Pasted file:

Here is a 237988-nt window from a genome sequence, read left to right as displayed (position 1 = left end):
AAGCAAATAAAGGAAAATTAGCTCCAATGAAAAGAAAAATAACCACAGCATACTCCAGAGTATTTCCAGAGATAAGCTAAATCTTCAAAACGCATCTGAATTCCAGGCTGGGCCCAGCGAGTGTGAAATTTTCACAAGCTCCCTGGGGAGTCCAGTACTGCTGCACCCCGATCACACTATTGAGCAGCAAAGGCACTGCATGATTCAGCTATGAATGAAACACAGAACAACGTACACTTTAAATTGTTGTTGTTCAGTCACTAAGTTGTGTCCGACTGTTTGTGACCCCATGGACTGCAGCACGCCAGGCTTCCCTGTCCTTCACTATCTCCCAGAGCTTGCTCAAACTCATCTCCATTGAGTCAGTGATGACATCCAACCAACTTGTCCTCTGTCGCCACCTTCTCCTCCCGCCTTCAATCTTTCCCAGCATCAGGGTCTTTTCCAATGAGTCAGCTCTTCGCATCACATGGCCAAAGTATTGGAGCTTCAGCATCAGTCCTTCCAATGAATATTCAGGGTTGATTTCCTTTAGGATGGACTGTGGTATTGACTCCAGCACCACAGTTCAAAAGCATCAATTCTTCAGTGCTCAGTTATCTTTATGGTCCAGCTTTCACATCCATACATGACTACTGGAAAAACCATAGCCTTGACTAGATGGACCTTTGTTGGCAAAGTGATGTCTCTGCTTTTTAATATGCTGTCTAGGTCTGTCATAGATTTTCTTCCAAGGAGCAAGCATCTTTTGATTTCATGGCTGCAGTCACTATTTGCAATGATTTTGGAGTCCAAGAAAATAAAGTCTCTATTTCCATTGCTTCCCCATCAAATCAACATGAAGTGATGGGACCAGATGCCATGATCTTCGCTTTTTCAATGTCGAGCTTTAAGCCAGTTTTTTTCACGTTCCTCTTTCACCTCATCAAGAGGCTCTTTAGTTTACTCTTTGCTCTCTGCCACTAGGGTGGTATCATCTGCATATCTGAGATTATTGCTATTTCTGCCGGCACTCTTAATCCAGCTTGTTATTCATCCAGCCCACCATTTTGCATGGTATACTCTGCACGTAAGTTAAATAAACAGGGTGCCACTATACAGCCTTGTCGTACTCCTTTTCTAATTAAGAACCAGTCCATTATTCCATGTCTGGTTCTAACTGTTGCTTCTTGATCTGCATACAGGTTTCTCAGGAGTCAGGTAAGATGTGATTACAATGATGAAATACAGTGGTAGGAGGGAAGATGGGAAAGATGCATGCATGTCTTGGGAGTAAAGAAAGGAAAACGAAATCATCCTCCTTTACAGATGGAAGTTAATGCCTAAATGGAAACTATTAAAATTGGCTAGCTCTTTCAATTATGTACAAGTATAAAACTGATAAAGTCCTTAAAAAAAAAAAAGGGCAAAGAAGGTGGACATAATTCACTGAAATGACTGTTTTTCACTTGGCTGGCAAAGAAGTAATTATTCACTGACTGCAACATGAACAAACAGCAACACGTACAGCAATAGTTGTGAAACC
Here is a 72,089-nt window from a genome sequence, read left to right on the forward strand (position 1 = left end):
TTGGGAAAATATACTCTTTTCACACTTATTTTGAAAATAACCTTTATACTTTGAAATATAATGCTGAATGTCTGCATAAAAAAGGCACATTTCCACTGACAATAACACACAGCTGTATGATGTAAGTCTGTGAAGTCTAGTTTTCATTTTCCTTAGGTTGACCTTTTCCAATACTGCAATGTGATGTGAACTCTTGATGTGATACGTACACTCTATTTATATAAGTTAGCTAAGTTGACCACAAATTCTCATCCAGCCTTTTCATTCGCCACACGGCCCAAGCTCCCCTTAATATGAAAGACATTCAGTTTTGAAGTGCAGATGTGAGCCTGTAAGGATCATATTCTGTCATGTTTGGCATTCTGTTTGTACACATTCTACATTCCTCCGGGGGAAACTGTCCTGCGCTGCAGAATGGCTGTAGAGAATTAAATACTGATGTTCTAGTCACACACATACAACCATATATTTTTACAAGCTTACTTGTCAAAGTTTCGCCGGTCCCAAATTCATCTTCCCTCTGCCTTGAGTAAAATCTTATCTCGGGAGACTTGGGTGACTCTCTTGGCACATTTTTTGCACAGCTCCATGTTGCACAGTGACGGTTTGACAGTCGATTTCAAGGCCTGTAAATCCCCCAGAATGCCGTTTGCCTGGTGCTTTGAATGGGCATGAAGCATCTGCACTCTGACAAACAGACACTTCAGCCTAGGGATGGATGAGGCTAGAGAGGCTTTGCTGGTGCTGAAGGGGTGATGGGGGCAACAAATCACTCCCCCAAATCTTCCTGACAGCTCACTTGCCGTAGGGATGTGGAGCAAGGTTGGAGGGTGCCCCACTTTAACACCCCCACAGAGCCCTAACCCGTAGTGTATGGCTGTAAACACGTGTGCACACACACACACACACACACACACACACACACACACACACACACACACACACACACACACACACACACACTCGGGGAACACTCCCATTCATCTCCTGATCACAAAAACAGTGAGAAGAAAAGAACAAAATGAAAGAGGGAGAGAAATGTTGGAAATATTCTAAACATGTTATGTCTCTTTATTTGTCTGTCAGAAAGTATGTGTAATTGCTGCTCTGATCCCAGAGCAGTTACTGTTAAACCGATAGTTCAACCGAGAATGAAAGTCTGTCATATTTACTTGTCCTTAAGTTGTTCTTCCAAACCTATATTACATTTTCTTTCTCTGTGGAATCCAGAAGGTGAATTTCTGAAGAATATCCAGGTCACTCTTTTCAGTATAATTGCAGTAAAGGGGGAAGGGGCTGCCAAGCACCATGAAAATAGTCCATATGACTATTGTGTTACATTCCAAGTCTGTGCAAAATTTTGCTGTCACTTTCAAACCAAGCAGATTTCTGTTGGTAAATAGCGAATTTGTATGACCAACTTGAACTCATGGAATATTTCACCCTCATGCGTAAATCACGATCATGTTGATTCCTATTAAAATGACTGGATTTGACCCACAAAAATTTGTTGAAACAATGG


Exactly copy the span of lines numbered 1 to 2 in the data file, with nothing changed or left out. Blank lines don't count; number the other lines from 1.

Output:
Here is a 237988-nt window from a genome sequence, read left to right as displayed (position 1 = left end):
AAGCAAATAAAGGAAAATTAGCTCCAATGAAAAGAAAAATAACCACAGCATACTCCAGAGTATTTCCAGAGATAAGCTAAATCTTCAAAACGCATCTGAATTCCAGGCTGGGCCCAGCGAGTGTGAAATTTTCACAAGCTCCCTGGGGAGTCCAGTACTGCTGCACCCCGATCACACTATTGAGCAGCAAAGGCACTGCATGATTCAGCTATGAATGAAACACAGAACAACGTACACTTTAAATTGTTGTTGTTCAGTCACTAAGTTGTGTCCGACTGTTTGTGACCCCATGGACTGCAGCACGCCAGGCTTCCCTGTCCTTCACTATCTCCCAGAGCTTGCTCAAACTCATCTCCATTGAGTCAGTGATGACATCCAACCAACTTGTCCTCTGTCGCCACCTTCTCCTCCCGCCTTCAATCTTTCCCAGCATCAGGGTCTTTTCCAATGAGTCAGCTCTTCGCATCACATGGCCAAAGTATTGGAGCTTCAGCATCAGTCCTTCCAATGAATATTCAGGGTTGATTTCCTTTAGGATGGACTGTGGTATTGACTCCAGCACCACAGTTCAAAAGCATCAATTCTTCAGTGCTCAGTTATCTTTATGGTCCAGCTTTCACATCCATACATGACTACTGGAAAAACCATAGCCTTGACTAGATGGACCTTTGTTGGCAAAGTGATGTCTCTGCTTTTTAATATGCTGTCTAGGTCTGTCATAGATTTTCTTCCAAGGAGCAAGCATCTTTTGATTTCATGGCTGCAGTCACTATTTGCAATGATTTTGGAGTCCAAGAAAATAAAGTCTCTATTTCCATTGCTTCCCCATCAAATCAACATGAAGTGATGGGACCAGATGCCATGATCTTCGCTTTTTCAATGTCGAGCTTTAAGCCAGTTTTTTTCACGTTCCTCTTTCACCTCATCAAGAGGCTCTTTAGTTTACTCTTTGCTCTCTGCCACTAGGGTGGTATCATCTGCATATCTGAGATTATTGCTATTTCTGCCGGCACTCTTAATCCAGCTTGTTATTCATCCAGCCCACCATTTTGCATGGTATACTCTGCACGTAAGTTAAATAAACAGGGTGCCACTATACAGCCTTGTCGTACTCCTTTTCTAATTAAGAACCAGTCCATTATTCCATGTCTGGTTCTAACTGTTGCTTCTTGATCTGCATACAGGTTTCTCAGGAGTCAGGTAAGATGTGATTACAATGATGAAATACAGTGGTAGGAGGGAAGATGGGAAAGATGCATGCATGTCTTGGGAGTAAAGAAAGGAAAACGAAATCATCCTCCTTTACAGATGGAAGTTAATGCCTAAATGGAAACTATTAAAATTGGCTAGCTCTTTCAATTATGTACAAGTATAAAACTGATAAAGTCCTTAAAAAAAAAAAAGGGCAAAGAAGGTGGACATAATTCACTGAAATGACTGTTTTTCACTTGGCTGGCAAAGAAGTAATTATTCACTGACTGCAACATGAACAAACAGCAACACGTACAGCAATAGTTGTGAAACC